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Clitus


The Granicus. Photo Marco Prins.
The Granicus
Clitus 'the Black': Macedonian officer (c.375-328), murdered by Alexander the Great

Clitus was the son of one Dropides, who probably belonged to the Macedonian nobility and may have belonged to the faction that helped Philip become king in the first weeks of 360. His daughter was wet-nurse of Philip's son and crown-prince Alexander. 

Clitus became an officer of the Companion cavalry, a unit of eight squadrons (of 225 horsemen each) that was Macedonia's most effective weapon in battle. Its overall commander was Philotas, the son of Philip's most reliable general Parmenion. Clitus' exact position among the Companions is unclear, but he may already have been commander of the agema, the squadron that served as the king's bodyguard. 

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In any case, he was close to the young king during the battle of the Granicus, where Alexander defeated a Persian provincial army (June 334; text). During the fight, Clitus saved Alexander's life. He certainly was commander of the agema during the battle of Gaugamela (1 October 331).

He is next heard of in Susa, one of the capitals of the Achaemenid empire, where he fell ill. In 330, he brought Macedonian reinforcements to Parthia, where he joined forces with Alexander in September. By now, he was one of Alexander's most trusted officers, and he was the natural successor of Philotas when he was accused of treason in October 330 and executed. Clitus was probably not involved in the trial of his superior, which may have been masterminded by another officer, Craterus.

Alexander, however, had learned a lesson from the Philotas affair: it was dangerous to make one man sole commander of the Companions. Therefore, Clitus had to accept a second, minor commander, Alexander's closest friend Hephaestion.

The years 329 and 328 saw fighting in Bactria and Sogdia, satrapies in the northeast of the Achaemenid empire. Since most of the fighting was done on horseback, we would expect the commanders of the Companion cavalry to be prominent in our sources, but they are conspicuously absent. The reason is that the unit of Hephaestion and Clitus was too large for the guerilla warfare in Sogdia. It was divided into smaller units and Hephaestion commanded one of them. Clitus was appointed as future satrap of Bactria and Sogdia, an incredibly important function. (In the Achaemenid empire, this task was left to the crown prince.)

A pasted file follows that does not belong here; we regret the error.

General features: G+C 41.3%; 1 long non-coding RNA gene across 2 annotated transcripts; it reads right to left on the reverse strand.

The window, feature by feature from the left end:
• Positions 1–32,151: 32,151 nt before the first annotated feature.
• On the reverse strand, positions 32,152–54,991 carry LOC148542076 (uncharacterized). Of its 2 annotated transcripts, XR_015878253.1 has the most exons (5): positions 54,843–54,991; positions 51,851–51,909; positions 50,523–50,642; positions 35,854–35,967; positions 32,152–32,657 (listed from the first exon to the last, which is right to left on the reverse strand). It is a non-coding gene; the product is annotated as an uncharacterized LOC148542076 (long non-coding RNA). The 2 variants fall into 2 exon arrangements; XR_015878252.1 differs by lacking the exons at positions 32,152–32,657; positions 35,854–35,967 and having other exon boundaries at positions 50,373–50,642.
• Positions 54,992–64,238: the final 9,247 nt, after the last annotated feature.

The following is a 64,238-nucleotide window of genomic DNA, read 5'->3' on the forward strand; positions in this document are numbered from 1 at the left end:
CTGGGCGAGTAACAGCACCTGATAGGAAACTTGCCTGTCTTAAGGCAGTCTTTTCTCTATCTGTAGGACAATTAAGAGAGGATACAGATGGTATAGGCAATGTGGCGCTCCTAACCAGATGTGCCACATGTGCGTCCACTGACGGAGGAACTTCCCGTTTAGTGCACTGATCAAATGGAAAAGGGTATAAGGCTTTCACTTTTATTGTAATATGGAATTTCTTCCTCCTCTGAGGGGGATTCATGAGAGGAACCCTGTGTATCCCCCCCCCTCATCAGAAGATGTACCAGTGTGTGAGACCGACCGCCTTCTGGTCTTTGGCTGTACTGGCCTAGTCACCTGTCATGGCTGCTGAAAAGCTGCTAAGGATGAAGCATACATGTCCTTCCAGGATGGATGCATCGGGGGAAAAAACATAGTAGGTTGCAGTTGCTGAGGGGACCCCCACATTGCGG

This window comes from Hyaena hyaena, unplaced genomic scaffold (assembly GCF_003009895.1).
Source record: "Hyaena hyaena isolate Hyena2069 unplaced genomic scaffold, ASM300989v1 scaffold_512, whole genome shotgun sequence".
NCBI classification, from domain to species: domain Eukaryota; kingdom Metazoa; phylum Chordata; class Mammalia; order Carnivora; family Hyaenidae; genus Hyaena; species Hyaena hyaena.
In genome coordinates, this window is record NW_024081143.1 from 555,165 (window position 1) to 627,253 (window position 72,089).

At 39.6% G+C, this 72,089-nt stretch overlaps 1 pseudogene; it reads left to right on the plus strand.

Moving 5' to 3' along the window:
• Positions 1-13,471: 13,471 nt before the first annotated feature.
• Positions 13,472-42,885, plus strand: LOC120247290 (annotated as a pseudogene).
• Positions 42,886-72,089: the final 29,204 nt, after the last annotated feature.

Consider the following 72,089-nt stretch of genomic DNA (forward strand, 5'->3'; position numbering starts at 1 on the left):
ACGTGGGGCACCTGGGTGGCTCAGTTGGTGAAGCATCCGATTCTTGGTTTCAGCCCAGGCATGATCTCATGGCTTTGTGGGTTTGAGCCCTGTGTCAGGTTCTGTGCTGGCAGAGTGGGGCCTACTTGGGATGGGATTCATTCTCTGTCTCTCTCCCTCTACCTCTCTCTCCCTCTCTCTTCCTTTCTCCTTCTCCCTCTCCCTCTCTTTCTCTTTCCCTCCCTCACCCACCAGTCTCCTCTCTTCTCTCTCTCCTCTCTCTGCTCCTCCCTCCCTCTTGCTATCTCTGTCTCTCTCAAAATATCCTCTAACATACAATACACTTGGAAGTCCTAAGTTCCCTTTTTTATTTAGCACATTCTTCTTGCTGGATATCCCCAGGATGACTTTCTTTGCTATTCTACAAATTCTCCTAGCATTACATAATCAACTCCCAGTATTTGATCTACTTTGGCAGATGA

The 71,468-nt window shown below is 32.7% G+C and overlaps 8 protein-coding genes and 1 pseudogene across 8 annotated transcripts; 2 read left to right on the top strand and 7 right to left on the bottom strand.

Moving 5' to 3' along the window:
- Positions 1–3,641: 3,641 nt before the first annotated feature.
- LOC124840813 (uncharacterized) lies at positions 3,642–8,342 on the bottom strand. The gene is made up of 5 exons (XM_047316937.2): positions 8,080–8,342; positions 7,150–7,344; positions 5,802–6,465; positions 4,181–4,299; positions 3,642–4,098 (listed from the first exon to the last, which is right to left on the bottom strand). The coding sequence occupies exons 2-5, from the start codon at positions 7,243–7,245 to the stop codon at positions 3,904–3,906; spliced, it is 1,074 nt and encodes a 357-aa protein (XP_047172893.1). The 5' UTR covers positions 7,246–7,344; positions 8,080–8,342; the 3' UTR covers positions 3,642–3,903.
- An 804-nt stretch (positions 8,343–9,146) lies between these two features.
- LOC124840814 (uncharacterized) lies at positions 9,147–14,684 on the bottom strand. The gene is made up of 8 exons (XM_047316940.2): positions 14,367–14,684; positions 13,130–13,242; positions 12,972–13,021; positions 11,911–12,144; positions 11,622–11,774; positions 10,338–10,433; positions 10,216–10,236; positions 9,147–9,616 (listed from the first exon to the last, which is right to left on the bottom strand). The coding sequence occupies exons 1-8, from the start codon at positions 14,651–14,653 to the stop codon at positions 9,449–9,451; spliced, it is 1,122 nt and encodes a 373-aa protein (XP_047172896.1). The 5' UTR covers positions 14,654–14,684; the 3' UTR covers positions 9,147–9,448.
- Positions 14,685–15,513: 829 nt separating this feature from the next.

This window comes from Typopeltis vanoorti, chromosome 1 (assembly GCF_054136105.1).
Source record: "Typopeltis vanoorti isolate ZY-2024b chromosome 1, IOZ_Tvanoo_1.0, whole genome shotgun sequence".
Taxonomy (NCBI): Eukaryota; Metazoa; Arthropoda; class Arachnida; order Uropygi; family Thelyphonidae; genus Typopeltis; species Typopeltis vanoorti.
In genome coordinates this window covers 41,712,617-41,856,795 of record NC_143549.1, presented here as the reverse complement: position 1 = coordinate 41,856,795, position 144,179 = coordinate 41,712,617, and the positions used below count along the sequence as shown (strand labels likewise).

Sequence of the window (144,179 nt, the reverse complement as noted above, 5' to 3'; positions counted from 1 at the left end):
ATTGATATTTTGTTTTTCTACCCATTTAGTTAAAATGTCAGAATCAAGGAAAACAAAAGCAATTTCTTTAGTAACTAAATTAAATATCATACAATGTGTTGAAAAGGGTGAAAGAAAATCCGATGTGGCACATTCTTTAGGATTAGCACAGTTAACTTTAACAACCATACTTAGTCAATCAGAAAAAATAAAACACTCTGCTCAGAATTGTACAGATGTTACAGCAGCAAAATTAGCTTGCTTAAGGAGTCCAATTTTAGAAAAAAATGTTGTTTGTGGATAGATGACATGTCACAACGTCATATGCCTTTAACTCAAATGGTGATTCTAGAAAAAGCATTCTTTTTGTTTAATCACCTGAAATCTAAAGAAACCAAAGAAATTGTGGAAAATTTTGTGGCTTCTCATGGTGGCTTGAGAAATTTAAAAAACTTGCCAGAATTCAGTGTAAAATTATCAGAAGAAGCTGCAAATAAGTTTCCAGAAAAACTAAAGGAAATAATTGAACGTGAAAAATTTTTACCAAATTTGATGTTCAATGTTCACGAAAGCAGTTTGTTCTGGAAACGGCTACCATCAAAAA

In the autumn of 328, however, a tragic incident took place. During a drinking party in the satrapial palace at Maracanda in Sogdia, many courtiers were flattering Alexander, who had won a difficult war in the Sogdianian desert. Some called him the son of Zeus Ammon and belittled Alexander's human father Philip, others made jokes about the commanders who had been defeated and killed by the native leader Spitamenes. This was more than Clitus, who had served under Philip and knew the dead commanders, could stomach: he started to praise Philip.

Hearing his words, Alexander felt offended, and in his drunken rage pushed aside his bodyguards Ptolemy and Perdiccas and run a lance through Clitus, who died on the spot.

When the king was sober again, he understood that he had made one of the greatest mistakes of his life. For three days, he considered suicide but then he decided to accept life again. The fact that the officers had constructed some evidence to suggest that Clitus was a traitor, may have helped. The same can be said about the court philosopher Anaxarchus of Abdera, who told him that the king was justice impersonated, and could therefore never act badly. 

This may have been comfortable to Alexander, but set a new standard of flattery. From now on, hardly anybody dared to correct Alexander any more.

Clitus is sometimes called 'Clitus the Black' to distinguish him from another Macedonian officer ('the White'), who rose to prominence after Alexander's death.

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